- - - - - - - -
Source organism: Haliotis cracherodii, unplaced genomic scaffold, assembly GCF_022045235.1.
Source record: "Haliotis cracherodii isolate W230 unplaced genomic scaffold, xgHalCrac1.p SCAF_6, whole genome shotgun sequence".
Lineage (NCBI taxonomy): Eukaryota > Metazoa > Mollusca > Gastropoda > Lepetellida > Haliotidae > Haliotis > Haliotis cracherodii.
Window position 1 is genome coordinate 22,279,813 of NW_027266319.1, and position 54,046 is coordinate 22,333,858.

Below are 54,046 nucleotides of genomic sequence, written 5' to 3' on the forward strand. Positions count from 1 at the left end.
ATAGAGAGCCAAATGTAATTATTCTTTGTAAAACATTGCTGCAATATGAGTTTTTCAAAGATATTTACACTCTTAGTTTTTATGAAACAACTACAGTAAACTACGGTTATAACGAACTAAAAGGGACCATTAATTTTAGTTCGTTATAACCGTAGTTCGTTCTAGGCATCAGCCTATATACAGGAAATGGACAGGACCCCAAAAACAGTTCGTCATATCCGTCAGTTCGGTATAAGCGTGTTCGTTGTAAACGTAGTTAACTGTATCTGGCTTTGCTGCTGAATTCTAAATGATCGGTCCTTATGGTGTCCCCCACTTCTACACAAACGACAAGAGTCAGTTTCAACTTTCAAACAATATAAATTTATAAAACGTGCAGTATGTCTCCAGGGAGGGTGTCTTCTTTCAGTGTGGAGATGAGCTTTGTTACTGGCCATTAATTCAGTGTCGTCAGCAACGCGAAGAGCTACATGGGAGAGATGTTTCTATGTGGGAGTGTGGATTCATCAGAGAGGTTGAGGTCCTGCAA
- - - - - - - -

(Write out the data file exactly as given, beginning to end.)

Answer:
Source organism: Haliotis cracherodii, unplaced genomic scaffold, assembly GCF_022045235.1.
Source record: "Haliotis cracherodii isolate W230 unplaced genomic scaffold, xgHalCrac1.p SCAF_6, whole genome shotgun sequence".
Lineage (NCBI taxonomy): Eukaryota > Metazoa > Mollusca > Gastropoda > Lepetellida > Haliotidae > Haliotis > Haliotis cracherodii.
Window position 1 is genome coordinate 22,279,813 of NW_027266319.1, and position 54,046 is coordinate 22,333,858.

Below are 54,046 nucleotides of genomic sequence, written 5' to 3' on the forward strand. Positions count from 1 at the left end.
ATAGAGAGCCAAATGTAATTATTCTTTGTAAAACATTGCTGCAATATGAGTTTTTCAAAGATATTTACACTCTTAGTTTTTATGAAACAACTACAGTAAACTACGGTTATAACGAACTAAAAGGGACCATTAATTTTAGTTCGTTATAACCGTAGTTCGTTCTAGGCATCAGCCTATATACAGGAAATGGACAGGACCCCAAAAACAGTTCGTCATATCCGTCAGTTCGGTATAAGCGTGTTCGTTGTAAACGTAGTTAACTGTATCTGGCTTTGCTGCTGAATTCTAAATGATCGGTCCTTATGGTGTCCCCCACTTCTACACAAACGACAAGAGTCAGTTTCAACTTTCAAACAATATAAATTTATAAAACGTGCAGTATGTCTCCAGGGAGGGTGTCTTCTTTCAGTGTGGAGATGAGCTTTGTTACTGGCCATTAATTCAGTGTCGTCAGCAACGCGAAGAGCTACATGGGAGAGATGTTTCTATGTGGGAGTGTGGATTCATCAGAGAGGTTGAGGTCCTGCAA